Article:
Peata Larkin

Between Two Pou

30 November - 22 December 2018


Peata Larkin operates in a space between binary constructions – Māori/Pākehā, past/present, art/science, matter/spirit – weaving cultures and spheres of knowledge together in new hybrid forms. Between Two Pou extends Larkin’s exploration of her dual Māori (Tuhourangi, Tuwharetoa, Ngāti Whakaue) and Pākehāancestry in new work that combine painting, textiles and light, in which the act of painting and the symbolism of weaving take centre stage.

While Between Two Pou references the artist’s personal heritage and history, it opens to incorporate a multitude of wider concerns. Though pou can act as carved posts which frame an entrance, they also take on a number of other meanings, connecting the open-ended space between them. Further, the reference topoudraws the large columns of Two Rooms’ downstairs gallery which anchor the space in to conversation with the work.

Larkin’s work employs raranga and tukutuku patterns used, in part, as mnemonic devices in traditional Māori storytelling. These patterns act as containers for knowledge and wisdom, tracing tribal lineages and continuing the memories, stories and teachings of ancestors in to the present.

Larkin’s body of work also demonstrates a longstanding interest in contemporary technologies and digital networks. She borrows from the visual display strategies of science, medicine and digital data. Her works often resemble genealogical charts, binary codes, pixels and computer circuit boards, for example. In this exhibition, the artist cites developments in genealogical science, where the ‘POU domain’ acts as a bipartite DNA-binding structure. Larkin describes this domain as “apt in terms of the linkage of two separate entities, and I also enjoy the visual connections between my paintings and scientific and digital imagery.”[1]

The first series in the exhibition is painted on open mesh embroidered silk organza, the light azo yellow paint binding to the hexagonal grid composed of lines of woven thread, and across the void between them. Larkin cites the use of this yellow as of therapeutic value for both artist and viewer.[2]The monochrome nature of these works reference the history of modernist painting, particularly geometric abstraction –a largely western, male dominated sphere –while the organically shaped drips of paint soften this grid. This also reflects the artist’s interest in the work of Agnes Martin and Bridget Riley who share this strategy yet employ it in very different ways. In a nod to the complexities and tensions at play in the history of painting, Larkin notes, “the brush is already loaded before it touches the canvas.”[3]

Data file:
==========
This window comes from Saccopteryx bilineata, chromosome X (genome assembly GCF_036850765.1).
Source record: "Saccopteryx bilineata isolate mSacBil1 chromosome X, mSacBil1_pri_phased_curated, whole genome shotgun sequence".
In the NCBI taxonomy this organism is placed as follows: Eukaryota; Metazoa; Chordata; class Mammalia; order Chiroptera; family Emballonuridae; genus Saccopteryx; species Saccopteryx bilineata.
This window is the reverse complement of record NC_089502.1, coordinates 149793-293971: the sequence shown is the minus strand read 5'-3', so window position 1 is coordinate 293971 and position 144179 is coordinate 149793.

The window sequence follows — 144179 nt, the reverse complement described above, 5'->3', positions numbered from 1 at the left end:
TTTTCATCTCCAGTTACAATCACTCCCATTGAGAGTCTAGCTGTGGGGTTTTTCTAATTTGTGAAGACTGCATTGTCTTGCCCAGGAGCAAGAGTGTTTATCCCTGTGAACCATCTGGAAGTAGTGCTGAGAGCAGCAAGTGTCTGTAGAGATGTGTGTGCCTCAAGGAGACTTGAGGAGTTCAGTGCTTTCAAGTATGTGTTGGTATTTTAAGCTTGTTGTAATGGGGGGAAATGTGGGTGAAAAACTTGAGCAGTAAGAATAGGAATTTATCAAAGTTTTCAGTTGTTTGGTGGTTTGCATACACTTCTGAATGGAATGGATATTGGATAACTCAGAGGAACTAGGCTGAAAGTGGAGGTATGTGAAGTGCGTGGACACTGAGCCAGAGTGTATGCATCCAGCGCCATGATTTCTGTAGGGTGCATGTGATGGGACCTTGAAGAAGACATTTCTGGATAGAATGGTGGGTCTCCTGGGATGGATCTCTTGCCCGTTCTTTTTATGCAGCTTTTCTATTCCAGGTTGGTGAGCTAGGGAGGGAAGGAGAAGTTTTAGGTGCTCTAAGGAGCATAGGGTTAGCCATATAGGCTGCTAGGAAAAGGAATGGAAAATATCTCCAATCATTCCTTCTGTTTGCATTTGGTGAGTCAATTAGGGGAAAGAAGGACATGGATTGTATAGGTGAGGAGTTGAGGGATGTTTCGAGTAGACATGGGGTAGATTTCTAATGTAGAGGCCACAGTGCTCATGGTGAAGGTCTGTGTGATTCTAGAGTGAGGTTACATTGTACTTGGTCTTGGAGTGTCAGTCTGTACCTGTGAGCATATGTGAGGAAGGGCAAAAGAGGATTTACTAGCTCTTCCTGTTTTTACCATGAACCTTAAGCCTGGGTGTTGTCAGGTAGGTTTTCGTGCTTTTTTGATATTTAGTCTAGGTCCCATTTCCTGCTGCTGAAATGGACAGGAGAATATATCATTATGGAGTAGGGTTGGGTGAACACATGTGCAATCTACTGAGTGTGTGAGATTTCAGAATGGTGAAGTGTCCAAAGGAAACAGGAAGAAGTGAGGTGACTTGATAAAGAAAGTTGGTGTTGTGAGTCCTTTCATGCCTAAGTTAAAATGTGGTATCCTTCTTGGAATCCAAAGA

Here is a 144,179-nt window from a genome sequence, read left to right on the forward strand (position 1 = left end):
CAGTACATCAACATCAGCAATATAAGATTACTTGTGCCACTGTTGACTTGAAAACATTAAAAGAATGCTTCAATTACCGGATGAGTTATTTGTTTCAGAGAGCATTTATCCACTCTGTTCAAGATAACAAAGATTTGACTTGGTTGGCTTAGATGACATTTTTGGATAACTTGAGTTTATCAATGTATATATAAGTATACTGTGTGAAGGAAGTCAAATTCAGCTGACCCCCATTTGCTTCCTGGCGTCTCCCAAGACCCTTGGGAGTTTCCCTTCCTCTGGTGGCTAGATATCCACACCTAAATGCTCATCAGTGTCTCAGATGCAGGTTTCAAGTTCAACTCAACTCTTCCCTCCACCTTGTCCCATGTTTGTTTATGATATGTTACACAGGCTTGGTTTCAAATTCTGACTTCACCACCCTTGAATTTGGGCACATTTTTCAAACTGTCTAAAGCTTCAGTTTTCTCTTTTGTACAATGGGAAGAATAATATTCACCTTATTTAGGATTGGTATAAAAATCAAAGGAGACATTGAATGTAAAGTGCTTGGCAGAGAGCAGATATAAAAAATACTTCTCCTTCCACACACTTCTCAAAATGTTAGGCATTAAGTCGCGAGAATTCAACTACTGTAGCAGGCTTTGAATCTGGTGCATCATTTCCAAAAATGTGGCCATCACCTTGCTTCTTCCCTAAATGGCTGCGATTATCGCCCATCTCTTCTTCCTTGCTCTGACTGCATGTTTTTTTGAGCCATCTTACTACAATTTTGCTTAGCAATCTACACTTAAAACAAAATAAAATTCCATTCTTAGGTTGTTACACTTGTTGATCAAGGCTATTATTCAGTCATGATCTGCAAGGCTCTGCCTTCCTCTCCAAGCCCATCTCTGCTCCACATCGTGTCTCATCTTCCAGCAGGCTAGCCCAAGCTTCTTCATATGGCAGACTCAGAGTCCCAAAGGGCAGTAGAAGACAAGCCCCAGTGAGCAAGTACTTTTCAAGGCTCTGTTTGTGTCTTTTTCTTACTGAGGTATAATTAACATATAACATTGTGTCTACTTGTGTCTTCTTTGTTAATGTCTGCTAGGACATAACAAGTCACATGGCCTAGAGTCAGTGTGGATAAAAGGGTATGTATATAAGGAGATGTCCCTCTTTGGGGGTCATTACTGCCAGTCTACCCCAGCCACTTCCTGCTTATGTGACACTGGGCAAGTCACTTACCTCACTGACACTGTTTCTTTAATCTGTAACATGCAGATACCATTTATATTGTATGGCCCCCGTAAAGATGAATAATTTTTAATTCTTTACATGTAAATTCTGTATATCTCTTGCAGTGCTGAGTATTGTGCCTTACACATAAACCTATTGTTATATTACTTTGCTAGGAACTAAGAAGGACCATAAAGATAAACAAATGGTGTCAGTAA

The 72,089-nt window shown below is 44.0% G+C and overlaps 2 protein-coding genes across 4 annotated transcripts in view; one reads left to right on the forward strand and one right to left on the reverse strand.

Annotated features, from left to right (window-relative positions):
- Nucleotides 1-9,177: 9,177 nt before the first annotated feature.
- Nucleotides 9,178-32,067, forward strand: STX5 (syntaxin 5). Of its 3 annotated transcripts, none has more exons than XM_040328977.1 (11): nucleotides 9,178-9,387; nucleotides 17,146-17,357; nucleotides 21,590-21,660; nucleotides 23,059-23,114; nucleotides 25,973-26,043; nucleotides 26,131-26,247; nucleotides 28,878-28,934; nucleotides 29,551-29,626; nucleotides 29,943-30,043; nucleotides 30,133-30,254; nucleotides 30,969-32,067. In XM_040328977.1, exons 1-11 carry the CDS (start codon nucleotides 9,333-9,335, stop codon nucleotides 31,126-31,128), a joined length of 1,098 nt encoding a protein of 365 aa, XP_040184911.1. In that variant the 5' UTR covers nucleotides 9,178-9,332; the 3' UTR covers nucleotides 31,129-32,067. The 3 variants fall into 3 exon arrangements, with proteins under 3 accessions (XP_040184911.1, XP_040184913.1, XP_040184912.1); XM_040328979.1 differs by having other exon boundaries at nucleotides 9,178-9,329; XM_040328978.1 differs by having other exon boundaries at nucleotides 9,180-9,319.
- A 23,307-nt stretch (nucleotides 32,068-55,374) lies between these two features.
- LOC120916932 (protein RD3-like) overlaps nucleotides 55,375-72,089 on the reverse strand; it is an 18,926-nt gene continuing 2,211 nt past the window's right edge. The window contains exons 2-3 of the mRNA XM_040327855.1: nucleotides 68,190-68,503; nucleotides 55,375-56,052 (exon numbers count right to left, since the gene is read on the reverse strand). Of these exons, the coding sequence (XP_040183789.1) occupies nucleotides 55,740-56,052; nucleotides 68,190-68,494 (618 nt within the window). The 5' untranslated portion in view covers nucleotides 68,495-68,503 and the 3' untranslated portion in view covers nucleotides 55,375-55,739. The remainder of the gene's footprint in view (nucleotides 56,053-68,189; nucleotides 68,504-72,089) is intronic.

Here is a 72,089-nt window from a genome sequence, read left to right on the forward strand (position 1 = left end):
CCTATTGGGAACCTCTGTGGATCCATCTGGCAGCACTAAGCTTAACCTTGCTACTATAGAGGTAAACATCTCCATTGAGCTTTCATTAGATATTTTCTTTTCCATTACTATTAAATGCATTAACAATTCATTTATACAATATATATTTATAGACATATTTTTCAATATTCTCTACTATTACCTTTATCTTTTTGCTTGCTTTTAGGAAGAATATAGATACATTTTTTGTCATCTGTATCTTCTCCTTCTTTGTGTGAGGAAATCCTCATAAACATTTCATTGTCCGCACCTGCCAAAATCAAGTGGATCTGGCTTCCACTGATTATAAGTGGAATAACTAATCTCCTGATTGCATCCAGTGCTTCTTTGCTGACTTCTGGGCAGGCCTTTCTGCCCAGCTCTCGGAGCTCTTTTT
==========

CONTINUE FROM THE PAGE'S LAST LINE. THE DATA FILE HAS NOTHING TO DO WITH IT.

Larkin continues to utilise light as a material, for example in the construction of luminescent lightboxes, creating works which evoke associations of celestial objects: stars, constellations, galaxies and interstellar clouds. Here the transparent materials invite ambient light into the work by creating an open space for it to enter, where it further envelops and reflects the golden yellow paint and its crisp white ground –even the gallery wall behind it.

Another series of work features paint pushed through the porous mesh of tapestry fabric from behind the picture surface. The paint gathers organically, clumping in pools –its fluid, organic textures overflowing beyond the grid of the fabric. Her brushstrokes are filtered by the warp and weft of the material, creating a visual push and pull.

Parkin’s work weaves a complex tapestry of contemporary culture in Aotearoa. Noting the cross-cultural histories of textiles, the artist asserts, “weaving isour DNA.”[4]

[1]Peata Larkin, email correspondence with the author, November 13, 2018.


[3]Peata Larkin, conversation with the author, November 8, 2018.